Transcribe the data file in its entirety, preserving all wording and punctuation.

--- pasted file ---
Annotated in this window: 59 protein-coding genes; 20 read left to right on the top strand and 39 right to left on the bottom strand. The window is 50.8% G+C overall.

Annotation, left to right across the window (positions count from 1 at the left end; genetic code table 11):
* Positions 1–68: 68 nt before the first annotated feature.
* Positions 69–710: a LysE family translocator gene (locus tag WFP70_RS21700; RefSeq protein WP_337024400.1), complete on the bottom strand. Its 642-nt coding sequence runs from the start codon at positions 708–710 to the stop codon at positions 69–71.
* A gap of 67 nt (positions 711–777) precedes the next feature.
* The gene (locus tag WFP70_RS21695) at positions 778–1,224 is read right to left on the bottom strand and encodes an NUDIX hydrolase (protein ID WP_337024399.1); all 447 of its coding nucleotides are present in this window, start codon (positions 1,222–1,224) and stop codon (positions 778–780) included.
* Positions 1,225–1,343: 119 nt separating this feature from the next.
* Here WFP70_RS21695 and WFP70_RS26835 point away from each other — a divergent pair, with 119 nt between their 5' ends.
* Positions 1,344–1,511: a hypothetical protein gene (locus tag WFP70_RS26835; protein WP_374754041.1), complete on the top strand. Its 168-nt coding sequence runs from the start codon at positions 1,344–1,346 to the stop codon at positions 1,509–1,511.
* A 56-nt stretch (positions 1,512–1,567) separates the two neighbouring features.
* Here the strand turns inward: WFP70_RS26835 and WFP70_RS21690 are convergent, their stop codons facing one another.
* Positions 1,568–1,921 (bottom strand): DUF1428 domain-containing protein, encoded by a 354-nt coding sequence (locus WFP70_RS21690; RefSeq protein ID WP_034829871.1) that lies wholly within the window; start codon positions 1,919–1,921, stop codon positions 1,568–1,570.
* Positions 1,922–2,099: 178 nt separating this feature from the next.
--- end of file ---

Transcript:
Annotated in this window: 59 protein-coding genes; 20 read left to right on the top strand and 39 right to left on the bottom strand. The window is 50.8% G+C overall.

Annotation, left to right across the window (positions count from 1 at the left end; genetic code table 11):
* Positions 1–68: 68 nt before the first annotated feature.
* Positions 69–710: a LysE family translocator gene (locus tag WFP70_RS21700; RefSeq protein WP_337024400.1), complete on the bottom strand. Its 642-nt coding sequence runs from the start codon at positions 708–710 to the stop codon at positions 69–71.
* A gap of 67 nt (positions 711–777) precedes the next feature.
* The gene (locus tag WFP70_RS21695) at positions 778–1,224 is read right to left on the bottom strand and encodes an NUDIX hydrolase (protein ID WP_337024399.1); all 447 of its coding nucleotides are present in this window, start codon (positions 1,222–1,224) and stop codon (positions 778–780) included.
* Positions 1,225–1,343: 119 nt separating this feature from the next.
* Here WFP70_RS21695 and WFP70_RS26835 point away from each other — a divergent pair, with 119 nt between their 5' ends.
* Positions 1,344–1,511: a hypothetical protein gene (locus tag WFP70_RS26835; protein WP_374754041.1), complete on the top strand. Its 168-nt coding sequence runs from the start codon at positions 1,344–1,346 to the stop codon at positions 1,509–1,511.
* A 56-nt stretch (positions 1,512–1,567) separates the two neighbouring features.
* Here the strand turns inward: WFP70_RS26835 and WFP70_RS21690 are convergent, their stop codons facing one another.
* Positions 1,568–1,921 (bottom strand): DUF1428 domain-containing protein, encoded by a 354-nt coding sequence (locus WFP70_RS21690; RefSeq protein ID WP_034829871.1) that lies wholly within the window; start codon positions 1,919–1,921, stop codon positions 1,568–1,570.
* Positions 1,922–2,099: 178 nt separating this feature from the next.